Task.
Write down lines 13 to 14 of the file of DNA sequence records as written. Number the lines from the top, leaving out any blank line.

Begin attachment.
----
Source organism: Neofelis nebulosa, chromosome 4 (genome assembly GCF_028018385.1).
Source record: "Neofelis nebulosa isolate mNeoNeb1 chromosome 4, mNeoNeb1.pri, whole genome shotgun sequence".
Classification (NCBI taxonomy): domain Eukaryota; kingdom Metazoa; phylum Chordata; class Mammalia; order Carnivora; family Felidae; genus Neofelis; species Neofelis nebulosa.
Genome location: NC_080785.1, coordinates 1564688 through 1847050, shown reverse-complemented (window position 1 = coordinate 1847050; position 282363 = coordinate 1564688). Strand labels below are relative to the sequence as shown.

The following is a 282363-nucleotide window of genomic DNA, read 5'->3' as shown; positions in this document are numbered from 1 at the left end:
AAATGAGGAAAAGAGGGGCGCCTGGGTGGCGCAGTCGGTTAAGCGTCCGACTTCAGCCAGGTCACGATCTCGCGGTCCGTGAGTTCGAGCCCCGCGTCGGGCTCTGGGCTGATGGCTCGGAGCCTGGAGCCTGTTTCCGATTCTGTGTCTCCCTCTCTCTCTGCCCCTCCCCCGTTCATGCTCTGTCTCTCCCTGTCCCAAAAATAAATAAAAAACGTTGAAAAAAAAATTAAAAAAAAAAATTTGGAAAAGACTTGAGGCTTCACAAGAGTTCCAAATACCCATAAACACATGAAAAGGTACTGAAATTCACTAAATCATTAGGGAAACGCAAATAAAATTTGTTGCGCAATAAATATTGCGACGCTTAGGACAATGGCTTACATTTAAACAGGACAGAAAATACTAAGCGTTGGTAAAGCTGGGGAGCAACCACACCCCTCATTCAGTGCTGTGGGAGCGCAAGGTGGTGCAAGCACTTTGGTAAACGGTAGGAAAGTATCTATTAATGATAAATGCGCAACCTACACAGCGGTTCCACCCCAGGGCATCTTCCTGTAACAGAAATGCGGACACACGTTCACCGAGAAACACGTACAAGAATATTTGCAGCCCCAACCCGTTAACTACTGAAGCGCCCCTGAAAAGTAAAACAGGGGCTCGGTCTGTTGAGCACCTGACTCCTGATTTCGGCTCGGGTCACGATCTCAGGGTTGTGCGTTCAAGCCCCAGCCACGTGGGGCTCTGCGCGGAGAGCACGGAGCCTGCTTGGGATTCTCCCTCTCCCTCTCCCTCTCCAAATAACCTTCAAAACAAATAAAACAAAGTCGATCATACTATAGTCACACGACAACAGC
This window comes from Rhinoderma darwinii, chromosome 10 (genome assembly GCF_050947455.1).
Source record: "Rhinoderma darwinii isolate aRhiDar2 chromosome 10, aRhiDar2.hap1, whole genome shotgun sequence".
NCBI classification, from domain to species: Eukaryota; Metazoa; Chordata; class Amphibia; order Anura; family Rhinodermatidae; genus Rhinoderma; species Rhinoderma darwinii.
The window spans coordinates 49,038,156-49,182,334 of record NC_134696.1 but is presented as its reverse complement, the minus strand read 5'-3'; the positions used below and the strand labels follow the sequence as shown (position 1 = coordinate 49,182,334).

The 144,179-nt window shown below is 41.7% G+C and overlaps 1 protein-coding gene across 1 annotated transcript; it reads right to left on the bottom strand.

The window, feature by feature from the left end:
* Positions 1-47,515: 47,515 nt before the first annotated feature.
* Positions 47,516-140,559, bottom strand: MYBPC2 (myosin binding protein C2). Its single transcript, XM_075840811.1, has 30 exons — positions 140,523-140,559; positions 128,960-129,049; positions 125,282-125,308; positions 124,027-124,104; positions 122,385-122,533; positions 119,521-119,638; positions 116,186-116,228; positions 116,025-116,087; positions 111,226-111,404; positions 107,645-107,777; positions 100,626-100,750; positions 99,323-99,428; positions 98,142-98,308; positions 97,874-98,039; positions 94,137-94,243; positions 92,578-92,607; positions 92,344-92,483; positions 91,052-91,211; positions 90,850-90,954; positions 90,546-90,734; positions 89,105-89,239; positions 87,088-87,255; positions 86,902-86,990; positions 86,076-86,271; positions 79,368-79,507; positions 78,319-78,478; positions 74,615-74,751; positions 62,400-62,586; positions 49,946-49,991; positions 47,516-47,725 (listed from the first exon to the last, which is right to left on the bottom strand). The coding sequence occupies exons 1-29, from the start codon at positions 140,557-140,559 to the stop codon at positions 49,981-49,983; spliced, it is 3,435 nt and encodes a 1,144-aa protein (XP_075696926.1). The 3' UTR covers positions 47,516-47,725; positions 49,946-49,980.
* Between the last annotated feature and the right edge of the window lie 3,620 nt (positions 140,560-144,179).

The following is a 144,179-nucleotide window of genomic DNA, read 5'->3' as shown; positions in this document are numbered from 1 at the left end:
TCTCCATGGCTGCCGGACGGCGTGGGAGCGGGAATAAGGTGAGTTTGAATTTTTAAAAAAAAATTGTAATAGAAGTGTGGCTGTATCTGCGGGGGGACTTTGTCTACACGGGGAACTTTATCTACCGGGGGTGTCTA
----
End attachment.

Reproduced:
* Positions 1-47,515: 47,515 nt before the first annotated feature.
* Positions 47,516-140,559, bottom strand: MYBPC2 (myosin binding protein C2). Its single transcript, XM_075840811.1, has 30 exons — positions 140,523-140,559; positions 128,960-129,049; positions 125,282-125,308; positions 124,027-124,104; positions 122,385-122,533; positions 119,521-119,638; positions 116,186-116,228; positions 116,025-116,087; positions 111,226-111,404; positions 107,645-107,777; positions 100,626-100,750; positions 99,323-99,428; positions 98,142-98,308; positions 97,874-98,039; positions 94,137-94,243; positions 92,578-92,607; positions 92,344-92,483; positions 91,052-91,211; positions 90,850-90,954; positions 90,546-90,734; positions 89,105-89,239; positions 87,088-87,255; positions 86,902-86,990; positions 86,076-86,271; positions 79,368-79,507; positions 78,319-78,478; positions 74,615-74,751; positions 62,400-62,586; positions 49,946-49,991; positions 47,516-47,725 (listed from the first exon to the last, which is right to left on the bottom strand). The coding sequence occupies exons 1-29, from the start codon at positions 140,557-140,559 to the stop codon at positions 49,981-49,983; spliced, it is 3,435 nt and encodes a 1,144-aa protein (XP_075696926.1). The 3' UTR covers positions 47,516-47,725; positions 49,946-49,980.